It’s as if Sir Thomas has read Austen’s earlier novels and shares Sedgwick’s interpretation of them. He looks at his stubborn niece, moping by the fire and refusing to marry an eligible young man who claims to love her, and he thinks, “Ah-ha—here is a girl who needs to be taught a lesson!” And who better to teach her that lesson than himself? When Fanny won’t yield to persuasion, Sir Thomas sends her away from Mansfield to live in squalor with her drunken father, overwhelmed mother and innumerable siblings in Portsmouth, a proceeding he thinks of as “a medicinal project upon his niece’s understanding.” (It’s reasonable to read Sir Thomas’s cruel treatment of Fanny here through the lens of his recent trip to his slaveholding plantation in Antigua — as many scholars have done.)
But Sir Thomas misreads the novel he is in. Mansfield Park is Austen’s attempt to avoid the spectacle of the girl being taught a lesson, and the plot continually justifies Fanny’s choices. She is right that Henry Crawford is an untrustworthy rake — he proves it by seducing her cousin Maria away from her husband and then abandoning her. The character who needs to be taught a lesson is Sir Thomas himself, and he learns it at the cost of his family’s reputation. In the end all he can do is welcome Fanny back to Mansfield, confess to her that she was right and he was wrong, and let her marry his younger son Edmund, which is what she has wanted all along.
This is the dark irony of the novel, which no one has so far dared to put onscreen: all the men recognize that Fanny is superior to them in every way, but this superiority does her no good. She can’t go into the military, or practice law, or enter Parliament — the professions that Mary Crawford lists to Edmund as opportunities for a man to distinguish himself — because they are just that: opportunities for a man. With no scope to exercise her superior qualities in the world and time she lives in, she becomes the wife of a country clergyman, and that, we are told, is her happy ending.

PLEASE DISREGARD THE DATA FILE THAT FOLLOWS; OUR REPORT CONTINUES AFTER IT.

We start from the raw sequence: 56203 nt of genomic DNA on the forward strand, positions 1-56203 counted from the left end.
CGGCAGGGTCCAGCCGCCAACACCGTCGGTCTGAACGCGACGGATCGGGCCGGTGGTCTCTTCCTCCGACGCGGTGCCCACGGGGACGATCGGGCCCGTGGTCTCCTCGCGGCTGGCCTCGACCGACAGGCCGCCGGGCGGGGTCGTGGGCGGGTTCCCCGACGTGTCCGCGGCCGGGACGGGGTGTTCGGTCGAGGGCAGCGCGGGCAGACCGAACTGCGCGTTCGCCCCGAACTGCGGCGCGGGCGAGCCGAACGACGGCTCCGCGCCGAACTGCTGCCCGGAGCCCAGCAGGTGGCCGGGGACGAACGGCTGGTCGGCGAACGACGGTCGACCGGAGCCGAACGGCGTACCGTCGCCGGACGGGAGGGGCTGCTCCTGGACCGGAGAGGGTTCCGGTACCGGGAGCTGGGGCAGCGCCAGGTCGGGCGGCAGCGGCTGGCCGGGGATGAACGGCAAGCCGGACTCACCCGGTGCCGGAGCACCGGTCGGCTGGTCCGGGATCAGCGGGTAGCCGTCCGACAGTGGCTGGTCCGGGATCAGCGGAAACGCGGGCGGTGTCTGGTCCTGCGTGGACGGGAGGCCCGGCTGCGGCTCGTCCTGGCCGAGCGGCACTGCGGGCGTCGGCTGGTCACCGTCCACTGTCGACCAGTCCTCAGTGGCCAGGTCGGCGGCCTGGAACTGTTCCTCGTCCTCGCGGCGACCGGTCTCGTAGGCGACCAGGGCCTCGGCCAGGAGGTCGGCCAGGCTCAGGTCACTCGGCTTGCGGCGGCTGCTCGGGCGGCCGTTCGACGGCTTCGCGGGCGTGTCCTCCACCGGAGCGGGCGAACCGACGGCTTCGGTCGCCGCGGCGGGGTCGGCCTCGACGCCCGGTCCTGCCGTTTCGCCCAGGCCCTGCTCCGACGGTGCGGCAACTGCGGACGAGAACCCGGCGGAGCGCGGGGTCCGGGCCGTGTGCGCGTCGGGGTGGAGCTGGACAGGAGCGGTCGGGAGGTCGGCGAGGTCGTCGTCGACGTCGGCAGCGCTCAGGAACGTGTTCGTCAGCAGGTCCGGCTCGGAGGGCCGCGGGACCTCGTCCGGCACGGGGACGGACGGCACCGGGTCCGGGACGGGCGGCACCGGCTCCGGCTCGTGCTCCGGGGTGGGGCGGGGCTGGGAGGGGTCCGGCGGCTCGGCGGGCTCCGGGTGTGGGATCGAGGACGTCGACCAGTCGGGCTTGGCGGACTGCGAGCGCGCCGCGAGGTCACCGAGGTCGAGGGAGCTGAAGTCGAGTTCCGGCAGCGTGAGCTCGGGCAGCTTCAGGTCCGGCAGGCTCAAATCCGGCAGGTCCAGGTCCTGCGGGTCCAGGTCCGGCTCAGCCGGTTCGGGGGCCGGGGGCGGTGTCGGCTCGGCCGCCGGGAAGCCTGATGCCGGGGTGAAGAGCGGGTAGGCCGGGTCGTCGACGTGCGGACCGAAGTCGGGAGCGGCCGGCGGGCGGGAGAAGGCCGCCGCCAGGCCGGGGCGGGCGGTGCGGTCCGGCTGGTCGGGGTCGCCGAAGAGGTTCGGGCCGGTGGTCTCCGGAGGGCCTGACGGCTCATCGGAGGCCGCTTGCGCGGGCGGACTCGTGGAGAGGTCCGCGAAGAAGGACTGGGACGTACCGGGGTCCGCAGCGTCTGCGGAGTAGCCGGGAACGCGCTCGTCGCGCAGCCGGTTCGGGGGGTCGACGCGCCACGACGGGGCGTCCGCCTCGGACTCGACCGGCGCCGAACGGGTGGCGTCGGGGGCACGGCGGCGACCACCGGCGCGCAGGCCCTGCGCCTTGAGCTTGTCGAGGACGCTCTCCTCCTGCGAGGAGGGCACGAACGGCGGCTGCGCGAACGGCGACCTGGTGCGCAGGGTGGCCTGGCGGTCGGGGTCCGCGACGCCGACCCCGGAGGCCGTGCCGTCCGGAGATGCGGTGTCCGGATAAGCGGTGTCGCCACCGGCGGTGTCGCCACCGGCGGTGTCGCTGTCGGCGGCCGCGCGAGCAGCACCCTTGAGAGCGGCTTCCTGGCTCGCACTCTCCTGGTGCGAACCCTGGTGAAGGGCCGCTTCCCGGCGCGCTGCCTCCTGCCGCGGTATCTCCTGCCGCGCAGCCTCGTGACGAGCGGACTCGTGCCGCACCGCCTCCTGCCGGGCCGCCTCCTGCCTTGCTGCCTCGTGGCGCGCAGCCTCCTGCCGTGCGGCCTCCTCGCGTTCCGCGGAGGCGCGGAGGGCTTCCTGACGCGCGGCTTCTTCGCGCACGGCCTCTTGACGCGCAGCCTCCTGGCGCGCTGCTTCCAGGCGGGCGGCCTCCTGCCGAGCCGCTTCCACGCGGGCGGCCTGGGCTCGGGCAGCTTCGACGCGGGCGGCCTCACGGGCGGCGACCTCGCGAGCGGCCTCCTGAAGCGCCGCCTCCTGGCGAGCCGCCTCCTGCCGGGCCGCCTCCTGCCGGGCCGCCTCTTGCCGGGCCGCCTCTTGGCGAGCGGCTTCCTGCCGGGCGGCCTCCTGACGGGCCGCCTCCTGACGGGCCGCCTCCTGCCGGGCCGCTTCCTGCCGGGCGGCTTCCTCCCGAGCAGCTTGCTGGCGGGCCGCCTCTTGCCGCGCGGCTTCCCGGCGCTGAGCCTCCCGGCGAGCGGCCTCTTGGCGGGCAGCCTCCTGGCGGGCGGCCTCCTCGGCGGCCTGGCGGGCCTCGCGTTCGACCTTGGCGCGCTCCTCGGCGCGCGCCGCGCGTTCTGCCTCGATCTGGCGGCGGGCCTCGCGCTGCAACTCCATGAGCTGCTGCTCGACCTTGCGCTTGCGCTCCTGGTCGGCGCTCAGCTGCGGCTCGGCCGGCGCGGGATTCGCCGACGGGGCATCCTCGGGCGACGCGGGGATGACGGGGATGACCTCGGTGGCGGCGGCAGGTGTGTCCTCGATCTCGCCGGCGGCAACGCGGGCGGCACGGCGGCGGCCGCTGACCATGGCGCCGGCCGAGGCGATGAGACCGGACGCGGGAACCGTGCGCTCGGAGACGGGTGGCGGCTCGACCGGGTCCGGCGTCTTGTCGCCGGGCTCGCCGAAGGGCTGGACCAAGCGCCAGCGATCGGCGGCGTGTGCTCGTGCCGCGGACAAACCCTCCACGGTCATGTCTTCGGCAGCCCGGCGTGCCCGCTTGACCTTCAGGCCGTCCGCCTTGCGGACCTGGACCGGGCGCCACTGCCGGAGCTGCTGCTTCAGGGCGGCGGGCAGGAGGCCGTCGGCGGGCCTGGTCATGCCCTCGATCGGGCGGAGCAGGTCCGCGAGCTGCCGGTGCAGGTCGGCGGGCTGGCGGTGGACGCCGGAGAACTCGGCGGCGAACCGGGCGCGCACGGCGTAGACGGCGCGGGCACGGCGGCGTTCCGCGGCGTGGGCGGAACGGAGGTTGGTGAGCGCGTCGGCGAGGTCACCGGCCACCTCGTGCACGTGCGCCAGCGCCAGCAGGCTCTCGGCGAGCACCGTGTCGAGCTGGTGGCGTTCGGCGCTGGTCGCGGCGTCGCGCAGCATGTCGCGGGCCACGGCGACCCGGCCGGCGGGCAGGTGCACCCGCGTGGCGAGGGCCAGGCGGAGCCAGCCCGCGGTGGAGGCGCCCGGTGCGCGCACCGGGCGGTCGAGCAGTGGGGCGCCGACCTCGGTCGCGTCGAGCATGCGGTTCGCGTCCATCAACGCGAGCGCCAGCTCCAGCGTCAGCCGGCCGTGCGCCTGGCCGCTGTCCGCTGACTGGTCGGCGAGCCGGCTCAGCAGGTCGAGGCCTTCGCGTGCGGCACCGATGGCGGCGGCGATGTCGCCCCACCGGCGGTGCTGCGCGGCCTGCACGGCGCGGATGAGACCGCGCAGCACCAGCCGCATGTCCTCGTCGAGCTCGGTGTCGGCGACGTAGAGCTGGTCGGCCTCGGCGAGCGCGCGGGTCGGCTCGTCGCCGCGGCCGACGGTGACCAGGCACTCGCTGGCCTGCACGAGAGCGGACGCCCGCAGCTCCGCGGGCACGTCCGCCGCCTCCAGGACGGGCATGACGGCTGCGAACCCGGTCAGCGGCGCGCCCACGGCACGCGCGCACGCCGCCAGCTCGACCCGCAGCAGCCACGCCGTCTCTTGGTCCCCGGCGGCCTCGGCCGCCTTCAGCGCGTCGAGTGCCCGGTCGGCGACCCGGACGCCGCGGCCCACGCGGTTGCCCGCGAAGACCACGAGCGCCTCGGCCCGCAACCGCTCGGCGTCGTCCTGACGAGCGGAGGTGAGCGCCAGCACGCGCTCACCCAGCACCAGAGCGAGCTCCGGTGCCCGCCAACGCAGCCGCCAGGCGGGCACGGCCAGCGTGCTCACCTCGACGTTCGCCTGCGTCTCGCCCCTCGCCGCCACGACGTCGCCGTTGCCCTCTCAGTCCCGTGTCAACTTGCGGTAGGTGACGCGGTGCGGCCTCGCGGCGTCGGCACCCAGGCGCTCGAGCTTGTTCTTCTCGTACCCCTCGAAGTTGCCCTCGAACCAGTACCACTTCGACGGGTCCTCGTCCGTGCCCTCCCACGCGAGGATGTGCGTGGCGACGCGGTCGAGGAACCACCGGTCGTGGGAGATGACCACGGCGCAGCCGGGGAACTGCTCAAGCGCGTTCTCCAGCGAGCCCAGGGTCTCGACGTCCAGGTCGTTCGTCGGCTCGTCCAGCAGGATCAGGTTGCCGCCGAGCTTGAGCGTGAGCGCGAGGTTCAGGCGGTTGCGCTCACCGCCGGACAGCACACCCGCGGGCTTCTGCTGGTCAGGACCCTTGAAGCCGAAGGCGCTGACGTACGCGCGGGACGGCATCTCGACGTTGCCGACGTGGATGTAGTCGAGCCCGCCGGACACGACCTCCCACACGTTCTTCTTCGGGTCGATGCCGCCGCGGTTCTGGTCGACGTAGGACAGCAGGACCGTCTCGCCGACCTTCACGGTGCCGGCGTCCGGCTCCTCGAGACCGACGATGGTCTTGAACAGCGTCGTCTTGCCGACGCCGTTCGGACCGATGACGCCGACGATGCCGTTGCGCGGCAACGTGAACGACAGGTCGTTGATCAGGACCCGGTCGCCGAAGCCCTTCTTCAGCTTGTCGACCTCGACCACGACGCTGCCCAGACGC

It’s a grim vision, not amenable to easy adaptation. Patricia Rozema’s 1999 film expands on the novel’s brief references to slavery, which darkens the tone, but also turns Fanny into a budding writer by attributing some of Austen’s own juvenilia to her. The end implies that Fanny will become a great novelist, which takes all the bite out of Austen’s vision and turns a quiet tragedy into a ringing success story by giving Fanny precisely what the novel denies her: a plausible way to exercise her superiority in the society of her times. The 2007 TV movie starring Billie Piper misses the point completely and treats the book as another frothy rom-com in period dress.
Mansfield Park needs a filmmaker willing to take the measure of its breadth and depth and bring all aspects of the book to the screen, not simply lop off the ones that don’t fit the template. Surely a contemporary audience could handle that?
Perversely, the largely negative reaction to the Netflix Persuasion may be cause for hope if it suggests audiences are wearying of the standard approach to Austen as the genteel great-grandmother of the modern romantic comedy. Fanny Price and Anne Elliot aren’t failed attempts to re-create Elizabeth Bennet, who just need to be made a little brighter and bubblier for film audiences; they’re different characters who have been shaped by Austen’s changing view of society and developing artistic approach. Turning all her novels into Pride and Prejudice does an injustice to Austen’s greatness, flattening her work and robbing her vision of its complexity. Let’s hope that if we do get a new film of Mansfield Park, it puts the novel’s dark, difficult elements onscreen rather than erasing them.
Brooke Clark is the author of the poetry collection Urbanities, book reviews editor at Able Muse, and the editor of the online epigrams journal The Asses of Parnassus. Twitter: @thatbrookeclark